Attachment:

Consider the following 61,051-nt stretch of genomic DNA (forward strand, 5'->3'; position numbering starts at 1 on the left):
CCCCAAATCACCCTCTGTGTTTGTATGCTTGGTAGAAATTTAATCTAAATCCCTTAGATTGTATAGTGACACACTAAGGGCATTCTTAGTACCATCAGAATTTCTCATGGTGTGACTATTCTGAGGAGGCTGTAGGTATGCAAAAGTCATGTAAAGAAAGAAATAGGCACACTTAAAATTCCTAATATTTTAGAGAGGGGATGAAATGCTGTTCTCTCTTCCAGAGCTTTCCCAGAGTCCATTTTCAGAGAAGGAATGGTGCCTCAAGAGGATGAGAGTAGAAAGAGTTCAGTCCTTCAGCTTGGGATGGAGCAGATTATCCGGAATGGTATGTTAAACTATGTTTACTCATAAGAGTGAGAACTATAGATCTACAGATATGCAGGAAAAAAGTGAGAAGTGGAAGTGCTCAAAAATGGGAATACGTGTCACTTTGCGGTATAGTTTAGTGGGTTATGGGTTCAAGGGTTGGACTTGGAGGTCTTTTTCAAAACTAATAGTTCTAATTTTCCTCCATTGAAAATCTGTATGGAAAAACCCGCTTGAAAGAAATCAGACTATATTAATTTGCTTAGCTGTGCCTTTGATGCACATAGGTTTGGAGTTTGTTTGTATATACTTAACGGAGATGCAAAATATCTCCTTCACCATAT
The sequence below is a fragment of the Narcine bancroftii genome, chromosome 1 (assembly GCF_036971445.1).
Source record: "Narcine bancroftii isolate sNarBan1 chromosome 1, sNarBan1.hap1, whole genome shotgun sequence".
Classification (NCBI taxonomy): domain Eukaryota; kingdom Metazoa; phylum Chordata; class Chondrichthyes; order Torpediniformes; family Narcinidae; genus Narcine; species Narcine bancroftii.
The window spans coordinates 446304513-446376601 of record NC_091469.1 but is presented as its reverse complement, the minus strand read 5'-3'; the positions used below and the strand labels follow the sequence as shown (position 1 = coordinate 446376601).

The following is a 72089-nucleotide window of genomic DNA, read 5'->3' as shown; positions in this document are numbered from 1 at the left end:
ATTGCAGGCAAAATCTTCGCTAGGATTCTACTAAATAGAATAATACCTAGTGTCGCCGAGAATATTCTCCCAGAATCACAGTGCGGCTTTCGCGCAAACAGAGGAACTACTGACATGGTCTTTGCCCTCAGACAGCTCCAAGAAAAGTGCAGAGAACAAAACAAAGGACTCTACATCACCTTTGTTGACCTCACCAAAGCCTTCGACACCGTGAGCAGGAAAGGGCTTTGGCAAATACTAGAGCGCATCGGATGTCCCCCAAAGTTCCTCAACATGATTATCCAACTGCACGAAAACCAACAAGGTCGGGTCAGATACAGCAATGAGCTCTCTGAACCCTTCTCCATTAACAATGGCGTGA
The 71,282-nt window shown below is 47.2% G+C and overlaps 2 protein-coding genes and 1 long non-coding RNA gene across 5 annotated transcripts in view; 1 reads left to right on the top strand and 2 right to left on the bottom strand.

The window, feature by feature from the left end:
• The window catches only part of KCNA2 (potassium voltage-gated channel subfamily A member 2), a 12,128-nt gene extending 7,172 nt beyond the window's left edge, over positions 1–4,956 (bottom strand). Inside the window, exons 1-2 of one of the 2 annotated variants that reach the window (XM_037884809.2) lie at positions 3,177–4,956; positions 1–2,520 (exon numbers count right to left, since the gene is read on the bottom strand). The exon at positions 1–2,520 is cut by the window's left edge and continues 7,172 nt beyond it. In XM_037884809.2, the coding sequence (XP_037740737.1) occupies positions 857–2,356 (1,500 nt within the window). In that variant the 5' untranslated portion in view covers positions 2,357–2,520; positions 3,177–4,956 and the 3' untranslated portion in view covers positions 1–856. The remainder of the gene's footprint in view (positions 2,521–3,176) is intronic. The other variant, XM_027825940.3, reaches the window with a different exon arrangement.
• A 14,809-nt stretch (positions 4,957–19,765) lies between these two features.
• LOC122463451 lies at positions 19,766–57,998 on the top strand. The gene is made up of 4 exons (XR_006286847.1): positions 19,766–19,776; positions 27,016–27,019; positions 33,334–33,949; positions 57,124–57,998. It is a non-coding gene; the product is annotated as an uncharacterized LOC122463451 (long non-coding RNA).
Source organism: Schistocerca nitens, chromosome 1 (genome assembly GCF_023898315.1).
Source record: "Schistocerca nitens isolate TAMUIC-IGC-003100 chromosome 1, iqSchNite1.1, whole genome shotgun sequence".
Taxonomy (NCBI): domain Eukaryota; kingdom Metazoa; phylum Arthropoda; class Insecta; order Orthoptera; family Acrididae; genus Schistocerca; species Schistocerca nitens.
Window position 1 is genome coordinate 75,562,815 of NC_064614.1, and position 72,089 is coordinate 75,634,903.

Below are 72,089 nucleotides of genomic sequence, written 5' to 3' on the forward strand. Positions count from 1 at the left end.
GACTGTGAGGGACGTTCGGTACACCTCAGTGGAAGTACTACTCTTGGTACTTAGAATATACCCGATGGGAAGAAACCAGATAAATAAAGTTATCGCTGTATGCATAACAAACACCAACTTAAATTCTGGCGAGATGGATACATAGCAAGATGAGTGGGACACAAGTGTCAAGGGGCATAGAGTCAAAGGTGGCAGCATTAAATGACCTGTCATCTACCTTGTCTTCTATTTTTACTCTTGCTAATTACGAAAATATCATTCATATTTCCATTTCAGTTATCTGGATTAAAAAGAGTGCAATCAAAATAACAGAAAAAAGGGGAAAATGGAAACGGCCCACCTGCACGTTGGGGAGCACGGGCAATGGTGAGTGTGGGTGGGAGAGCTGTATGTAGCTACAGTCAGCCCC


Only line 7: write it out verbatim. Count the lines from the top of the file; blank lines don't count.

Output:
The following is a 72089-nucleotide window of genomic DNA, read 5'->3' as shown; positions in this document are numbered from 1 at the left end: